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SQF 11.2.5.3 Mix concentration for dish soap

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katiejopit

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Posted 28 May 2024 - 05:59 PM

SQF Code section 11.2.5.3 states:

Detergents and sanitizers that have been mixed for use shall be correctly mixed according to the manufacturers’ instructions, stored in containers that are suitable for use, and clearly identified. Mix concentrations shall be verified and records maintained.

 

My facility uses a detergent that is very neutral and cannot be titrated to determine the concentration. It is diluted through a mixing station and used for manual cleaning on the line or in a wash sink. It is not used in a CIP system. 

 

The detergent is essentially the same as Dawn dish soap, but manufactured by a different chemical company and acceptable for use in a food plant. The chemical works well for us and is affordable so we we don't want to switch, but we aren't sure how we can meet the requirement to verify concentrations. Our chemical rep has attempted to determine concentrations through pH comparisons between our water and the diluted detergent from the dispensing system, but it's not a standard method nor is it something we could do frequently at the plant. Ultimately, the soap is safe at any concentration since it's rinsed afterwards and then sanitizer is applied. 

 

Has anybody used a similar detergent and written a risk assessment to skip concentration testing? 



SQFconsultant

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Posted 28 May 2024 - 06:26 PM

You don't need to do concentration testing.

 

You get the info from the solution company that provided it and the type of tips or flow meter used at the mixing station that you mentioned, surely your chemical rep should have this readily available information.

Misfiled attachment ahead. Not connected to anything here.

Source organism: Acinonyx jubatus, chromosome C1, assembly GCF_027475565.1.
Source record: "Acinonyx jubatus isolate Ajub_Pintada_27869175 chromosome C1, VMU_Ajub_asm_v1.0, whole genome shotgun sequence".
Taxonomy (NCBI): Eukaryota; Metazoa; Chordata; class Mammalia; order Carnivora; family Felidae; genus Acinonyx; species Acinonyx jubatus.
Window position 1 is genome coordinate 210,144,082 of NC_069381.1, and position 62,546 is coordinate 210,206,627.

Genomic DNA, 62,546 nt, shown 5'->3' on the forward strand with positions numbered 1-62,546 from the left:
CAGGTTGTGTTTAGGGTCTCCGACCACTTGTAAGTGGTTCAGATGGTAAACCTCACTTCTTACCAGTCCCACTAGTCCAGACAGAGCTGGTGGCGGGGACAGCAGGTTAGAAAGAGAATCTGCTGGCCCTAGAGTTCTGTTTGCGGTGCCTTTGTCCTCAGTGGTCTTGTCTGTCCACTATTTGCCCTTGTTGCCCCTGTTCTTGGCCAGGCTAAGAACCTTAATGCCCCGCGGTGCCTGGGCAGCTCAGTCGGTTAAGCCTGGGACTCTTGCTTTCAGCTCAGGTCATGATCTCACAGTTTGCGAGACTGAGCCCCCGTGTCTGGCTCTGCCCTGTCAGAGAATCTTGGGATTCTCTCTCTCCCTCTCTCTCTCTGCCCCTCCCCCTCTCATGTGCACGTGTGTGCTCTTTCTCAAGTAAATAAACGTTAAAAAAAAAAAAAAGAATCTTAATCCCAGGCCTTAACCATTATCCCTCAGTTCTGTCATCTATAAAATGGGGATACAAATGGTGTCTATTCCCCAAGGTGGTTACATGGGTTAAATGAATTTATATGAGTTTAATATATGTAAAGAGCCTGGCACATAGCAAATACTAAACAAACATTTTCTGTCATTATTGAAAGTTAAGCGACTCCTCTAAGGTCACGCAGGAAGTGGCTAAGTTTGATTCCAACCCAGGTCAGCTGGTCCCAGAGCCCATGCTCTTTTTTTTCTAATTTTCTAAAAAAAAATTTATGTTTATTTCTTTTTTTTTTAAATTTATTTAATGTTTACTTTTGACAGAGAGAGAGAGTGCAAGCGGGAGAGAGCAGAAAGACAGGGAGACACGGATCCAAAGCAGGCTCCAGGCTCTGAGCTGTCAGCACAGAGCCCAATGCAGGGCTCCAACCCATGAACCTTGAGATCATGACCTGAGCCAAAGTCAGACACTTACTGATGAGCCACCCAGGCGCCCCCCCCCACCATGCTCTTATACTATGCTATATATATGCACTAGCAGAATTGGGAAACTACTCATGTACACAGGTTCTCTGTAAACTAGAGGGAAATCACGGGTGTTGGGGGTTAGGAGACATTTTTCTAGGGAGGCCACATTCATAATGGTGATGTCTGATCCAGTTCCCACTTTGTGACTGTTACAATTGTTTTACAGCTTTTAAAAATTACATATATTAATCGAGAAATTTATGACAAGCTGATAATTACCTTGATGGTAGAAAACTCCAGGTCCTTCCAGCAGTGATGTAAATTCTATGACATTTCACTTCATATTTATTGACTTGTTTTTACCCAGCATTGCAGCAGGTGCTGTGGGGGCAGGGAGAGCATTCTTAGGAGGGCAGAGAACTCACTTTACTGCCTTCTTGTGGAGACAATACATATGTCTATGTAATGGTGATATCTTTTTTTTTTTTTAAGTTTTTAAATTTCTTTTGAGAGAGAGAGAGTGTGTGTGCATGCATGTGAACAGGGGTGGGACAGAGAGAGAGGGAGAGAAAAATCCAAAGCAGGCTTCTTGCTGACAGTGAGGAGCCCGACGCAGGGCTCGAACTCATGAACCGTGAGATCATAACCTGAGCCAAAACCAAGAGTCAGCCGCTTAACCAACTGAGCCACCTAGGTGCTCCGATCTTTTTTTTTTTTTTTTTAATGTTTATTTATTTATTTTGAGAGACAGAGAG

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Tony-C

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Posted 29 May 2024 - 03:22 AM

Hi katiejopit,

 

:welcome:

 

Welcome to the IFSQN forums.

 

Would it be possible to put a meter in the water line? then you could record volume of detergent and water and confirm that you are using the correct concentration.

 

I am surprised your supplier hasn’t got a standard method to check the concentration. I mean, how do they expect you to set up a mixing station if you can’t check the station is dosing correctly? I would push them on this.

 

Kind regards,

 

Tony

 



katiejopit

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Posted 29 May 2024 - 03:08 PM

 

Would it be possible to put a meter in the water line? then you could record volume of detergent and water and confirm that you are using the correct concentration.

 

I am surprised your supplier hasn’t got a standard method to check the concentration. I mean, how do they expect you to set up a mixing station if you can’t check the station is dosing correctly? I would push them on this.

 

 

My concern with adding a flow meter is that we would need to have calibration records for it, and we don't currently calibrate existing our flow meters (we are a bakery so all water that is metered into dough is baked out and so the amount isn't critical). I have considered developing a procedure where we turn off one side of the dilution station so we just pump detergent for X amount of time, and then do it with just water for the same amount of time and determine the ratio. We'd prefer to not do that if possible though since the detergent is acceptable at any concentration as long as equipment looks clean.